What about the bots? Many of the current (pseudo-)monitoring service are for webservices (check 200, etc), but for bots, do we have anything at all?

I'm looking for some either sort of check-ping system that expects periodic (configurable) pings from a bot script, or check the time of latest edit with summary matching a regex (many bots have multiple tasks).

Something can definitely be coded there, Icinga and the Nagios plugins are very flexible. We could also do pings from a bot script or from IRC, or indeed check edit summaries, although the latter will be harder.

Could we do management as part of Striker? That would make this very easy, at least on the Tool Labs side. I don't quite know who to ask though...

@bd808

bd808 added a comment.Jan 1 2017, 5:34 PM

Could we do management as part of Striker? That would make this very easy, at least on the Tool Labs side. I don't quite know who to ask though...

The best way to discuss adding something to Striker is in a phab ticket associated with the Striker project.

In the long term, I'd like to create a custom management console and monitoring solution, tied to OAuth and written in PHP. This would use the Nagios monitoring plugins but have a custom front-end interface whereby people with Wikitech accounts could manage monitoring their tools. I have been unable to find a solution that fits that bill. This will take a while to code, but I believe this will be far more sustainable and usable in the long run.

Striker is Python rather than PHP, but it does provide authentication for Labs users. Its current authorization layer only knows about Tool Labs tool membership, but that may be fixable. Wikitech supports OAuth authentication that could be used in a tool or Labs project, but an authorization layer would have to be developed separately.

The universe is full of FLOSS system monitoring tools. Nearly every one of them was started because the author found all other tools lacking and set out to create a better solution rather than improving an existing tool. I can see the utility in making some helper functionality to make configuring an existing monitoring system easier for Labs. I can not see the utility in adding to the total number of monitoring tools available in the universe.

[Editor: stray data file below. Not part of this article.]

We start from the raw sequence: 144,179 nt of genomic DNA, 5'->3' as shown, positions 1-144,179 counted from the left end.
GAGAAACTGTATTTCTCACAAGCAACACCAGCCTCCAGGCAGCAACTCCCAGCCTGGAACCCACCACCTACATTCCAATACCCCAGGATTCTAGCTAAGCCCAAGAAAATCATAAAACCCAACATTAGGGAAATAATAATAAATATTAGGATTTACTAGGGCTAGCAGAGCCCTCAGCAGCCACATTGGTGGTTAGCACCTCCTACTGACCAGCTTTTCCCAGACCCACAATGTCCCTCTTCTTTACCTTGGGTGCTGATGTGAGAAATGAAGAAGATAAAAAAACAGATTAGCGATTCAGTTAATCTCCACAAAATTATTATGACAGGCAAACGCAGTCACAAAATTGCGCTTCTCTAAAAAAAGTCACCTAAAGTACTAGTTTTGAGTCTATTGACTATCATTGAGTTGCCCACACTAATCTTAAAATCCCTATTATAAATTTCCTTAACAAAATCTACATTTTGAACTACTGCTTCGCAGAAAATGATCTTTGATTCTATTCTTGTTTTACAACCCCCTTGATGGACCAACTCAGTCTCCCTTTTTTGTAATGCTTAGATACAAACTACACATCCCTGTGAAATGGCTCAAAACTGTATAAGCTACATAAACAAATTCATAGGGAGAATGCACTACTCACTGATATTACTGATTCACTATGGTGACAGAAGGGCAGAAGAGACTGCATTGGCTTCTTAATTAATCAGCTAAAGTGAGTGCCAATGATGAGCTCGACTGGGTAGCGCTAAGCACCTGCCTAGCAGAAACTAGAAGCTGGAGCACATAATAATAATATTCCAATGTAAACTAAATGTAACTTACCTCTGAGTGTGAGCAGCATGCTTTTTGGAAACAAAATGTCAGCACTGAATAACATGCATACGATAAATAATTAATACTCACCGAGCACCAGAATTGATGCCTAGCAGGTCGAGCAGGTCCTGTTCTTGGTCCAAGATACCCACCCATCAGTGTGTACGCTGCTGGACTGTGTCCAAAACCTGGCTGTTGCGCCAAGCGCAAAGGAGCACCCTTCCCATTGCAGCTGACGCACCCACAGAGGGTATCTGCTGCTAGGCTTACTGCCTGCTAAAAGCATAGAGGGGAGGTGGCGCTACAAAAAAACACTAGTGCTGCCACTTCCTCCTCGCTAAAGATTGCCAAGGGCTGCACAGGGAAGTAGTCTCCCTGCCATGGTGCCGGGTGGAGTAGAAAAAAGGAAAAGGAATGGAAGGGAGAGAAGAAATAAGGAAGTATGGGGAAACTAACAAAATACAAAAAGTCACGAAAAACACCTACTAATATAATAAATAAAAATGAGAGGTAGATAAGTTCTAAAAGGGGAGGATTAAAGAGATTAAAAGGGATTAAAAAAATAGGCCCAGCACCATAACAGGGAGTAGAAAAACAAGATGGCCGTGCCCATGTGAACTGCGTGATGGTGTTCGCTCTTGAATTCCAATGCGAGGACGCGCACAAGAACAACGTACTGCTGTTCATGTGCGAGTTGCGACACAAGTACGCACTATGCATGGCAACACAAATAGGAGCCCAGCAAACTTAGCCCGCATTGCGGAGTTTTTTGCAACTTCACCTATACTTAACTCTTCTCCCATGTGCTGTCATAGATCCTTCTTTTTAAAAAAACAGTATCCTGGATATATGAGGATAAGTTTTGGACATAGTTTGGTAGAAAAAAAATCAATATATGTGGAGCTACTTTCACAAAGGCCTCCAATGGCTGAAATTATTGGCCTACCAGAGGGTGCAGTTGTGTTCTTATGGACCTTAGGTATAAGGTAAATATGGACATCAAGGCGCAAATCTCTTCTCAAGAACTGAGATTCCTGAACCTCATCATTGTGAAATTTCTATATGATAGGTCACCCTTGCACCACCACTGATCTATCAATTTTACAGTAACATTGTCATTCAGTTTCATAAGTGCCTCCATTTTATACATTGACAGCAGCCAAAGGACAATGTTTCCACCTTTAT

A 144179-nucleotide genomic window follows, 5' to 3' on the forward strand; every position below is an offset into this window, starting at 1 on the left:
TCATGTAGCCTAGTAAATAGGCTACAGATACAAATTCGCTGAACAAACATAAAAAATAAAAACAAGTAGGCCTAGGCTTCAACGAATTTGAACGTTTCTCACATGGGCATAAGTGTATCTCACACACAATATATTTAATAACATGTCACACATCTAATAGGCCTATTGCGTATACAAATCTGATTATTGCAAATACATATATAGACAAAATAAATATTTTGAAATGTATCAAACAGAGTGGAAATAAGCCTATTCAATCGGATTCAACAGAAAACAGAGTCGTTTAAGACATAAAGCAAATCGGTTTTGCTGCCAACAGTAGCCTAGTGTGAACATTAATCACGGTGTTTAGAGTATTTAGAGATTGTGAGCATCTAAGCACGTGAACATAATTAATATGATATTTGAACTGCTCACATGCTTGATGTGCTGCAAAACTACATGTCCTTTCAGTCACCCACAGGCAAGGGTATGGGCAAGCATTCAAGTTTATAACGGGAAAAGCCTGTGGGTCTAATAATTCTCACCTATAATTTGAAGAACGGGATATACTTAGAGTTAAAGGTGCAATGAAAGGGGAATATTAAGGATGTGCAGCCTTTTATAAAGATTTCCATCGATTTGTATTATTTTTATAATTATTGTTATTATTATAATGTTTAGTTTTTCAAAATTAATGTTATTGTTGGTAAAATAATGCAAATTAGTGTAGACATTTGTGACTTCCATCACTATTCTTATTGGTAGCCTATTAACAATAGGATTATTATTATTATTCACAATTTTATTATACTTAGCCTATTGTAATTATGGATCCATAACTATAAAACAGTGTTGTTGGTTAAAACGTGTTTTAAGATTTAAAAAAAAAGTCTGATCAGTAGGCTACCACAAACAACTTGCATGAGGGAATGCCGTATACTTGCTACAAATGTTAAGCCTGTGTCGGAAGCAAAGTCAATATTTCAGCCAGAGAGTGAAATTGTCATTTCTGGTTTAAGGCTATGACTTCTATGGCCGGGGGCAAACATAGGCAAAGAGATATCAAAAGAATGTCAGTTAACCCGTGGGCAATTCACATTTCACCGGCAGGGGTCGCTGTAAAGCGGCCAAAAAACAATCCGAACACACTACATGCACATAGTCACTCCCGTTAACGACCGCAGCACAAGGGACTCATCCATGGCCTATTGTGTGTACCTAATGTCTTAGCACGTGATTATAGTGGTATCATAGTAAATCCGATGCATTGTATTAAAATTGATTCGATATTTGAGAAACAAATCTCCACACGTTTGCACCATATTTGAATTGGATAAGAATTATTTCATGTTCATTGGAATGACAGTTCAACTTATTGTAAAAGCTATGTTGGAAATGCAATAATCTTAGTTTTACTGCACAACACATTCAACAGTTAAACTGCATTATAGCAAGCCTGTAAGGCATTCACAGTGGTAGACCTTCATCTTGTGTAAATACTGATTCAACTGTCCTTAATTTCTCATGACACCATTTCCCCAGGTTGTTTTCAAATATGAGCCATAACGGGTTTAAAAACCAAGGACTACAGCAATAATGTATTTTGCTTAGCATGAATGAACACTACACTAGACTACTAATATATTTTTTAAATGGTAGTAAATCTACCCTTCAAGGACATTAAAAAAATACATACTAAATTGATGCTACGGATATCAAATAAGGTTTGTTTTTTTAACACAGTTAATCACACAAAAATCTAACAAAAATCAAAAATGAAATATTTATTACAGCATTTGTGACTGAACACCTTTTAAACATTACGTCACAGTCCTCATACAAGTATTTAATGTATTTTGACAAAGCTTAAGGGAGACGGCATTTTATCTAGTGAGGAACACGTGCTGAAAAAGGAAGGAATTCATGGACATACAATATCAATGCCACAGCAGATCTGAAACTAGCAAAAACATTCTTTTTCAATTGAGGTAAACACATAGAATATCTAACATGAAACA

scfc added a comment.Jan 1 2017, 10:57 PM

[…]

(Labs is slowly moving authorative information about instances from LDAP to OpenStack, so if that affects your Icinga setup, https://gerrit.wikimedia.org/r/#/c/328611/2/modules/shinken/files/shinkengen is probably interesting to you.)

Thank you for the information. Does that include information about Tools in Tool Labs?

AFAIUI: No.

[…]
I define a monitor as a software check that determines whether a given piece of software is working correctly.
For a Tool Labs tool (http://tools.wmflabs.org), a webservice check should be sufficient. Icinga provides one in its base package.
For a Labs instance, a host alive check and a ping check is possible right out of the gate. I can do more if people need more.

For Labs instances we already have an ssh check via Shinken which is effectively alive and ping.

[…]

I'm looking for some either sort of check-ping system that expects periodic (configurable) pings from a bot script, or check the time of latest edit with summary matching a regex (many bots have multiple tasks).

Something can definitely be coded there, Icinga and the Nagios plugins are very flexible. We could also do pings from a bot script or from IRC, or indeed check edit summaries, although the latter will be harder.

One major problem with any self-serving (monitoring) solution is that users must be treated as potentially hostile. So, for example, you can't just use simple Nagios plugins for webservices, but must check that the URL "belongs" to the user. Similarly, users must not be able to interfere with each other's tools.

When webservices were first introduced, on failure they would just stop working, with the idea that maintainers would then come along, fix any issues and restart the webservice. IIRC users then wanted webservices to automatically restart because that was (all) what they would do when they encountered a failed webservice.

I assume that bot operators would act in the same way, so I think that a pattern for bots would be more useful, e. g. start the bot with bigbrother, on every edit touch a file ~/.bot-watchdog and have a cron job every hour/day that tests whether ~/.bot-watchdog has been touched in the past x hours and, if not, delete the grid job and let it be restarted by bigbrother.

Hello!

My apologies for the delay.

Based on this information, I'm going to split this task into two parts. First part will be just for Tool Labs, second part will be for Labs as a whole. I will begin by handling tool labs only, as this appears to be the less involved of the two...